The automated efficiency in the duck plant is quite amazing.

The birds are graded, weighed and packed accordingly. The most important thing to note is that every bird arrives to the plant in batches that are thoroughly recorded and documented. This way each bird, even when it gets as far as the shop shelves, is traceable to the very farm it came from and the exact time and date it arrived at the Cherry Valley processing plant.

Large Birds

Danes like ’em big!

Some of the ducks are prepared for export (I discovered, for example, that the Danish like very big birds!) and many are sent to Spain, Portugal, Germany and other nations within Europe – anywhere in fact that demands the best quality ducks!



I watched the birds being shrink-wrapped and labelled according to weight and boxed in batches. Mark then suggested we visit the freezer and I soon discovered that I had not come prepared for a near arctic experience!



I have never experienced such cold temperatures!

We entered the walk in freezer which was the size of a small house; albeit one that has not paid its heating bill for a while! The room was an incredible -30°C with a gale force arctic wind! And, it only took a few seconds before it became quite unbearable!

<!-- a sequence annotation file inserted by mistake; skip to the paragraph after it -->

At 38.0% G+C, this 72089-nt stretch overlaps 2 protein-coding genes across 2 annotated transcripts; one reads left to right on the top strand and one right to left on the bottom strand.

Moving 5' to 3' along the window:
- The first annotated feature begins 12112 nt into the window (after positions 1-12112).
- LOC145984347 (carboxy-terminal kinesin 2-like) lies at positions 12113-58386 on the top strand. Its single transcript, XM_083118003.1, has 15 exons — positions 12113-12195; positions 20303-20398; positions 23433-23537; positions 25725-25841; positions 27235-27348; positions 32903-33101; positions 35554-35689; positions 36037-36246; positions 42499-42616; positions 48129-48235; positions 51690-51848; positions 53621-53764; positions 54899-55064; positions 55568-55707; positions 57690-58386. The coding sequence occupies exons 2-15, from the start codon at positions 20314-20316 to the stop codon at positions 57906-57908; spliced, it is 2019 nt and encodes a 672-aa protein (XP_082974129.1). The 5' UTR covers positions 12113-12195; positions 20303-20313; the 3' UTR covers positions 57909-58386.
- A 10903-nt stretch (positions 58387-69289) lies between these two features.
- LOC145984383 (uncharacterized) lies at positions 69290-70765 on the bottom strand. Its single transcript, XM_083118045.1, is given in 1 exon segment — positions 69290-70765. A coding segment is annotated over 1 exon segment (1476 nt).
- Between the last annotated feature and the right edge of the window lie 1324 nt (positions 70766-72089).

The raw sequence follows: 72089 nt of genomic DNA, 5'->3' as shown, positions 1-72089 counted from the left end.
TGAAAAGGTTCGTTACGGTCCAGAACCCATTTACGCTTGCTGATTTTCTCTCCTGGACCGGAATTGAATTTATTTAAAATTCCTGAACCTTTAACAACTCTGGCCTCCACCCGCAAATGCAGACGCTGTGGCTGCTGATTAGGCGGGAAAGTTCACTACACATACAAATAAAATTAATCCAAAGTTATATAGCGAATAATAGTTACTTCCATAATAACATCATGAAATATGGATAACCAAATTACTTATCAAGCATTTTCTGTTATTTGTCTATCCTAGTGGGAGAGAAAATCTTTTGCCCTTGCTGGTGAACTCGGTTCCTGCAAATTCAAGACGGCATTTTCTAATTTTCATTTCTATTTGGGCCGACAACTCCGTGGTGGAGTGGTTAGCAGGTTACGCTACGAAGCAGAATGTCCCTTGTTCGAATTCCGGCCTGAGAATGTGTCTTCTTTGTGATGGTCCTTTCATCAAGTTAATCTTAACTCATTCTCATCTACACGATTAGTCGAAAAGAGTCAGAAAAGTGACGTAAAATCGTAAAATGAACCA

Fresh Frozen

Quick freezing ensures that all the goodness is locked in.

The temperature was so low so that the birds are frozen very quickly. This ensures that the meat keeps its texture. I was told home freezers are not as good at freezing food because they are built to simply keep things cold they only freeze things very slowly and this allows large ice crystals to form during the freezing which alters the texture for the worse.


I think I’ve seen everything now; these ducks were certainly looked after well.

Quick freezing at Cherry Valley ensures that the duck meat retains its taste, texture and nutrients for longer. And lastly, perhaps because Mark thought we were now hardened to the low temperatures and acclimatised to a more hardy life, we were taken to the frozen storage room. To my relief this one was a milder temperature, only –18°C and we witnessed the enormity of the operation. Shelves of frozen duck as high as a large house were on rolling shelves waiting to be taken to restaurants and supermarkets around the country. As we inspected the site, a forklift truck lifted a pallet of newly frozen duck as high as four storeys where it will stay, ‘frozen fresh’, until it’s needed for the supermarket shelves!